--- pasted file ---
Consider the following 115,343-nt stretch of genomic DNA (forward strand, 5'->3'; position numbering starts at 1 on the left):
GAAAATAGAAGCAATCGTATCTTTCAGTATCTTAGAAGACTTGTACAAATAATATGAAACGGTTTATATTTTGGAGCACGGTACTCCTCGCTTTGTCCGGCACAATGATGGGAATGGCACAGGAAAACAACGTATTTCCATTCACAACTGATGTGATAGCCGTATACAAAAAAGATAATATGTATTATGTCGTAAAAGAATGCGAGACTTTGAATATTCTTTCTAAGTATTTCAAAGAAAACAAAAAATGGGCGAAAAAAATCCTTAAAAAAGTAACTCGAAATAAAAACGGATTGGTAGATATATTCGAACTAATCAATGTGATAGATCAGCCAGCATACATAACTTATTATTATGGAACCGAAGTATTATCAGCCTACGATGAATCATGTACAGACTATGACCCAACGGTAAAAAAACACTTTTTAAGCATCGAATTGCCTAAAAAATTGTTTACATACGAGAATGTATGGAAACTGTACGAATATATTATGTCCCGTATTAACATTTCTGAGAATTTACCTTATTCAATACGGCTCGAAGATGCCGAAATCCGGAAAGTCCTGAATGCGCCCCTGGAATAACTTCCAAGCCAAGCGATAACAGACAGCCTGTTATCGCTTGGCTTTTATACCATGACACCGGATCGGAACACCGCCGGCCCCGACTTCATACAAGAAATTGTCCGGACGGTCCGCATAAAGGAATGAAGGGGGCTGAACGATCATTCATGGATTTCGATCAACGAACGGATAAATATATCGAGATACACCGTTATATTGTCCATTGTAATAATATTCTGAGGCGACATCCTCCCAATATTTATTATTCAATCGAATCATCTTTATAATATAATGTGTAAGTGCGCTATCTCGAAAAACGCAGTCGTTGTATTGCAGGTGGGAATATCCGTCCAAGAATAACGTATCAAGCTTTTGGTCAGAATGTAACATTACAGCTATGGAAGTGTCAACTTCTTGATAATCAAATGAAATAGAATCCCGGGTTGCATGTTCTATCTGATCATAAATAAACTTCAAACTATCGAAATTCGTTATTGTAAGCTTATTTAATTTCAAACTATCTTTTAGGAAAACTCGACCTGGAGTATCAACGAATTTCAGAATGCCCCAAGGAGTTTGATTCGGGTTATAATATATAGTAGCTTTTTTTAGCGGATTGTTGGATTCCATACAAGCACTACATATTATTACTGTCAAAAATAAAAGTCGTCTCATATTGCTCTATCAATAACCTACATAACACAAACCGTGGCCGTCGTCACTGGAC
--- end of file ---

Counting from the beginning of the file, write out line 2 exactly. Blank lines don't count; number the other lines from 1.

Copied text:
GAAAATAGAAGCAATCGTATCTTTCAGTATCTTAGAAGACTTGTACAAATAATATGAAACGGTTTATATTTTGGAGCACGGTACTCCTCGCTTTGTCCGGCACAATGATGGGAATGGCACAGGAAAACAACGTATTTCCATTCACAACTGATGTGATAGCCGTATACAAAAAAGATAATATGTATTATGTCGTAAAAGAATGCGAGACTTTGAATATTCTTTCTAAGTATTTCAAAGAAAACAAAAAATGGGCGAAAAAAATCCTTAAAAAAGTAACTCGAAATAAAAACGGATTGGTAGATATATTCGAACTAATCAATGTGATAGATCAGCCAGCATACATAACTTATTATTATGGAACCGAAGTATTATCAGCCTACGATGAATCATGTACAGACTATGACCCAACGGTAAAAAAACACTTTTTAAGCATCGAATTGCCTAAAAAATTGTTTACATACGAGAATGTATGGAAACTGTACGAATATATTATGTCCCGTATTAACATTTCTGAGAATTTACCTTATTCAATACGGCTCGAAGATGCCGAAATCCGGAAAGTCCTGAATGCGCCCCTGGAATAACTTCCAAGCCAAGCGATAACAGACAGCCTGTTATCGCTTGGCTTTTATACCATGACACCGGATCGGAACACCGCCGGCCCCGACTTCATACAAGAAATTGTCCGGACGGTCCGCATAAAGGAATGAAGGGGGCTGAACGATCATTCATGGATTTCGATCAACGAACGGATAAATATATCGAGATACACCGTTATATTGTCCATTGTAATAATATTCTGAGGCGACATCCTCCCAATATTTATTATTCAATCGAATCATCTTTATAATATAATGTGTAAGTGCGCTATCTCGAAAAACGCAGTCGTTGTATTGCAGGTGGGAATATCCGTCCAAGAATAACGTATCAAGCTTTTGGTCAGAATGTAACATTACAGCTATGGAAGTGTCAACTTCTTGATAATCAAATGAAATAGAATCCCGGGTTGCATGTTCTATCTGATCATAAATAAACTTCAAACTATCGAAATTCGTTATTGTAAGCTTATTTAATTTCAAACTATCTTTTAGGAAAACTCGACCTGGAGTATCAACGAATTTCAGAATGCCCCAAGGAGTTTGATTCGGGTTATAATATATAGTAGCTTTTTTTAGCGGATTGTTGGATTCCATACAAGCACTACATATTATTACTGTCAAAAATAAAAGTCGTCTCATATTGCTCTATCAATAACCTACATAACACAAACCGTGGCCGTCGTCACTGGAC